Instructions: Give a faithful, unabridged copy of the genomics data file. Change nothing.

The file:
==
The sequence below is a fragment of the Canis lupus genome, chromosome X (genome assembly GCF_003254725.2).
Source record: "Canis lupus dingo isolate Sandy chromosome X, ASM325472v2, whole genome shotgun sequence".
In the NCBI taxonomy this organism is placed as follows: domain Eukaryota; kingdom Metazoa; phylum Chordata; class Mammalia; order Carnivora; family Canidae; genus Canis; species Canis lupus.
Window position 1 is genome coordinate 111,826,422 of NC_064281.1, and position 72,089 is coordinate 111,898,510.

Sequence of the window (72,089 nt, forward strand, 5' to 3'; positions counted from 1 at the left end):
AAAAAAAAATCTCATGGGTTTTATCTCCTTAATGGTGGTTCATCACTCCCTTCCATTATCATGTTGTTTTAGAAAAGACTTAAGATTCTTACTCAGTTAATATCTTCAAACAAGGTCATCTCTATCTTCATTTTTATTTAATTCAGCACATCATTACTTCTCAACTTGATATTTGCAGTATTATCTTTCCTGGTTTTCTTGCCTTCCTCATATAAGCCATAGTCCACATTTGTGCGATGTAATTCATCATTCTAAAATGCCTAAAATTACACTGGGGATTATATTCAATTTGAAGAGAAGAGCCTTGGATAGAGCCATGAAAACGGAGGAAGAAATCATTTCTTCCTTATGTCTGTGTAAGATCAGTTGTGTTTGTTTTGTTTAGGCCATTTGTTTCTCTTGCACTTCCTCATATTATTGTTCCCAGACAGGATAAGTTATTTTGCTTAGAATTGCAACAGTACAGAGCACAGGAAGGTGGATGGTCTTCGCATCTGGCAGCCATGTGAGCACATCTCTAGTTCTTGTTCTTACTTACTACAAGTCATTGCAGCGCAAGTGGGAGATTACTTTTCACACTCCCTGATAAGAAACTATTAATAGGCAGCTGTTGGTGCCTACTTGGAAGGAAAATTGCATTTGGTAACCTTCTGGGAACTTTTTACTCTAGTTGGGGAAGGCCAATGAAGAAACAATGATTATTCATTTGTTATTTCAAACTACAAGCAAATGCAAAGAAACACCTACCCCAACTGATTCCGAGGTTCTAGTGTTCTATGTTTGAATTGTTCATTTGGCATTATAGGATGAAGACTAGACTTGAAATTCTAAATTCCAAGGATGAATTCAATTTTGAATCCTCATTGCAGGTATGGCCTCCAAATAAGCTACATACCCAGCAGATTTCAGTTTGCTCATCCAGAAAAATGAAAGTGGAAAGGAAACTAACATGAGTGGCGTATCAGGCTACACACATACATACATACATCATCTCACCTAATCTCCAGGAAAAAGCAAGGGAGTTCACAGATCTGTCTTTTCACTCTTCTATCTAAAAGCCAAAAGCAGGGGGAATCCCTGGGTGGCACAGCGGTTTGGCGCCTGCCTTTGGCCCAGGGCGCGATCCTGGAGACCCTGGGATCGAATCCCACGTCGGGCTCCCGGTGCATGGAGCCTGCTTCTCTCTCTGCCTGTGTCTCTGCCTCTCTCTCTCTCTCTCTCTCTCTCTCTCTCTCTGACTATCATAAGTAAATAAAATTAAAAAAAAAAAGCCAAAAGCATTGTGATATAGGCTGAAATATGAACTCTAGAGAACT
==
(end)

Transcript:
The sequence below is a fragment of the Canis lupus genome, chromosome X (genome assembly GCF_003254725.2).
Source record: "Canis lupus dingo isolate Sandy chromosome X, ASM325472v2, whole genome shotgun sequence".
In the NCBI taxonomy this organism is placed as follows: domain Eukaryota; kingdom Metazoa; phylum Chordata; class Mammalia; order Carnivora; family Canidae; genus Canis; species Canis lupus.
Window position 1 is genome coordinate 111,826,422 of NC_064281.1, and position 72,089 is coordinate 111,898,510.

Sequence of the window (72,089 nt, forward strand, 5' to 3'; positions counted from 1 at the left end):
AAAAAAAAATCTCATGGGTTTTATCTCCTTAATGGTGGTTCATCACTCCCTTCCATTATCATGTTGTTTTAGAAAAGACTTAAGATTCTTACTCAGTTAATATCTTCAAACAAGGTCATCTCTATCTTCATTTTTATTTAATTCAGCACATCATTACTTCTCAACTTGATATTTGCAGTATTATCTTTCCTGGTTTTCTTGCCTTCCTCATATAAGCCATAGTCCACATTTGTGCGATGTAATTCATCATTCTAAAATGCCTAAAATTACACTGGGGATTATATTCAATTTGAAGAGAAGAGCCTTGGATAGAGCCATGAAAACGGAGGAAGAAATCATTTCTTCCTTATGTCTGTGTAAGATCAGTTGTGTTTGTTTTGTTTAGGCCATTTGTTTCTCTTGCACTTCCTCATATTATTGTTCCCAGACAGGATAAGTTATTTTGCTTAGAATTGCAACAGTACAGAGCACAGGAAGGTGGATGGTCTTCGCATCTGGCAGCCATGTGAGCACATCTCTAGTTCTTGTTCTTACTTACTACAAGTCATTGCAGCGCAAGTGGGAGATTACTTTTCACACTCCCTGATAAGAAACTATTAATAGGCAGCTGTTGGTGCCTACTTGGAAGGAAAATTGCATTTGGTAACCTTCTGGGAACTTTTTACTCTAGTTGGGGAAGGCCAATGAAGAAACAATGATTATTCATTTGTTATTTCAAACTACAAGCAAATGCAAAGAAACACCTACCCCAACTGATTCCGAGGTTCTAGTGTTCTATGTTTGAATTGTTCATTTGGCATTATAGGATGAAGACTAGACTTGAAATTCTAAATTCCAAGGATGAATTCAATTTTGAATCCTCATTGCAGGTATGGCCTCCAAATAAGCTACATACCCAGCAGATTTCAGTTTGCTCATCCAGAAAAATGAAAGTGGAAAGGAAACTAACATGAGTGGCGTATCAGGCTACACACATACATACATACATCATCTCACCTAATCTCCAGGAAAAAGCAAGGGAGTTCACAGATCTGTCTTTTCACTCTTCTATCTAAAAGCCAAAAGCAGGGGGAATCCCTGGGTGGCACAGCGGTTTGGCGCCTGCCTTTGGCCCAGGGCGCGATCCTGGAGACCCTGGGATCGAATCCCACGTCGGGCTCCCGGTGCATGGAGCCTGCTTCTCTCTCTGCCTGTGTCTCTGCCTCTCTCTCTCTCTCTCTCTCTCTCTCTCTCTCTGACTATCATAAGTAAATAAAATTAAAAAAAAAAAGCCAAAAGCATTGTGATATAGGCTGAAATATGAACTCTAGAGAACT